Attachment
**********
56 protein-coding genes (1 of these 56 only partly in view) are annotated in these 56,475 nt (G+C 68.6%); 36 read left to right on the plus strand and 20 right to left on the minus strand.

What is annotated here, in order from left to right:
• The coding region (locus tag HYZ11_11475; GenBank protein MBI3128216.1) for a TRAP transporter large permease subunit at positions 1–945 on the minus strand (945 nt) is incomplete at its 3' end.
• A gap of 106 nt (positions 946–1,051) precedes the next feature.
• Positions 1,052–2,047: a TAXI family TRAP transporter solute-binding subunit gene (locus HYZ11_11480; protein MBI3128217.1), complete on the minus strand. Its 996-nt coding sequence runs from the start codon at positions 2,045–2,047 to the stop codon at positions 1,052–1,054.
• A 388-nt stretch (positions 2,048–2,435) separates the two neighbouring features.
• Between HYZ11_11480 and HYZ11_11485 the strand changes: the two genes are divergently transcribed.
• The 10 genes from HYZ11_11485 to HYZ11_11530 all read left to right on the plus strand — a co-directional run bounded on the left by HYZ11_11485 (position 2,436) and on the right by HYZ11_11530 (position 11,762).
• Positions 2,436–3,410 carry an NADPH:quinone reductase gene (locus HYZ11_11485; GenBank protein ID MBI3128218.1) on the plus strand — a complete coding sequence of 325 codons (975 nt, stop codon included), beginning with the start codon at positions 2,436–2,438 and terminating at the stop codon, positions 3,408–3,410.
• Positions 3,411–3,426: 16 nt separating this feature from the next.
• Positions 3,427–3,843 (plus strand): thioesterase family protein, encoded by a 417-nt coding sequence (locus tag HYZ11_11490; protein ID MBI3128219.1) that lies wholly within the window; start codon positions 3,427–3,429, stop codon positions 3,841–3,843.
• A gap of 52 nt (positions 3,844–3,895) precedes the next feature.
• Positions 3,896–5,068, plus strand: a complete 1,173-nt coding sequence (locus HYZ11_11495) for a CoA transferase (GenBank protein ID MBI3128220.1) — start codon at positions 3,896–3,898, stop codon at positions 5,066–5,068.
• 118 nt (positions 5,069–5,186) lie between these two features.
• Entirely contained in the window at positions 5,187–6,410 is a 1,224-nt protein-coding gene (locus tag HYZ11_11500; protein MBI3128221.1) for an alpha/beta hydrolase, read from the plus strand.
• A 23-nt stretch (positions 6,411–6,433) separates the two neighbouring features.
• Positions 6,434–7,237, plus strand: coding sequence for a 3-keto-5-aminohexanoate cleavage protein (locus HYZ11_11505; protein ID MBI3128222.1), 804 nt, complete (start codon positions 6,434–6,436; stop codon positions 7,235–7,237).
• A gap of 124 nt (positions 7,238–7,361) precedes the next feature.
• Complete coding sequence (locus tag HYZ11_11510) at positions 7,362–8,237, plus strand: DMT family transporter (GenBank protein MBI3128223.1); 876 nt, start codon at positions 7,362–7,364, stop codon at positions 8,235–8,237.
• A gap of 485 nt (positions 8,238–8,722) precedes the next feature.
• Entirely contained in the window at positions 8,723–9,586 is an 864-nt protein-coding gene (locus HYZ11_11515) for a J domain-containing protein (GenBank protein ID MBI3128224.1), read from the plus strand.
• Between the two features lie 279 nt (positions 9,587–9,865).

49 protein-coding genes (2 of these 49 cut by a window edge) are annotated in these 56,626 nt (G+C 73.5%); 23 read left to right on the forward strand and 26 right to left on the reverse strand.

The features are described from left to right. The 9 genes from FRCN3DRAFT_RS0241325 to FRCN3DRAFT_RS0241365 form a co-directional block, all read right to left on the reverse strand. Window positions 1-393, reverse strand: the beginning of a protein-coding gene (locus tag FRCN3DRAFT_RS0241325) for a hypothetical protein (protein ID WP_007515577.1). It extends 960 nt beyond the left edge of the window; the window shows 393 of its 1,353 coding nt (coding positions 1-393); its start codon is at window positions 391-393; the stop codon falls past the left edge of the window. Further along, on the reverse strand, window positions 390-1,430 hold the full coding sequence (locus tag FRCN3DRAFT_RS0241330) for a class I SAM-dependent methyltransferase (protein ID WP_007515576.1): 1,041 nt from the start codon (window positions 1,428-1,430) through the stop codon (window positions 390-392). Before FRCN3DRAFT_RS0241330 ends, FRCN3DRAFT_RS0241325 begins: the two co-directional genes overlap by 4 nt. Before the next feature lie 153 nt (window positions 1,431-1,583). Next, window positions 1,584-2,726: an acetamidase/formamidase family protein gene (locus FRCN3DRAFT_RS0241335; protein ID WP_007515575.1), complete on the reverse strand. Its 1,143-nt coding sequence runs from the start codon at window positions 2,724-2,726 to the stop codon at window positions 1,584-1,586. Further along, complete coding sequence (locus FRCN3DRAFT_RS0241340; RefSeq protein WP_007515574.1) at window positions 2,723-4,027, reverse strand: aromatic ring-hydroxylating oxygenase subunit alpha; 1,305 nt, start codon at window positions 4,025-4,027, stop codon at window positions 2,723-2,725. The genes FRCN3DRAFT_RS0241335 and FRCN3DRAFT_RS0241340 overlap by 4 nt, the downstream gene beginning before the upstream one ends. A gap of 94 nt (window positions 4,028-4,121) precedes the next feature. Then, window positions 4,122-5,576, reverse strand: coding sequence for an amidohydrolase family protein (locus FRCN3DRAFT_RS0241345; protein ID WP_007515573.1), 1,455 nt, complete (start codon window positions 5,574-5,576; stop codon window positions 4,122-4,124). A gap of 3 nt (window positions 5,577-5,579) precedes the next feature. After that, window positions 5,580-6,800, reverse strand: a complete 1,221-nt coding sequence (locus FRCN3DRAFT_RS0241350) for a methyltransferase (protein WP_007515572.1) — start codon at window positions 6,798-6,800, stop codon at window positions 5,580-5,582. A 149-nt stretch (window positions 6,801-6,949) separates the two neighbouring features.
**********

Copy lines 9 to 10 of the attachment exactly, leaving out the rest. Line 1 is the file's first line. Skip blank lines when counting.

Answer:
• Positions 2,436–3,410 carry an NADPH:quinone reductase gene (locus HYZ11_11485; GenBank protein ID MBI3128218.1) on the plus strand — a complete coding sequence of 325 codons (975 nt, stop codon included), beginning with the start codon at positions 2,436–2,438 and terminating at the stop codon, positions 3,408–3,410.
• Positions 3,411–3,426: 16 nt separating this feature from the next.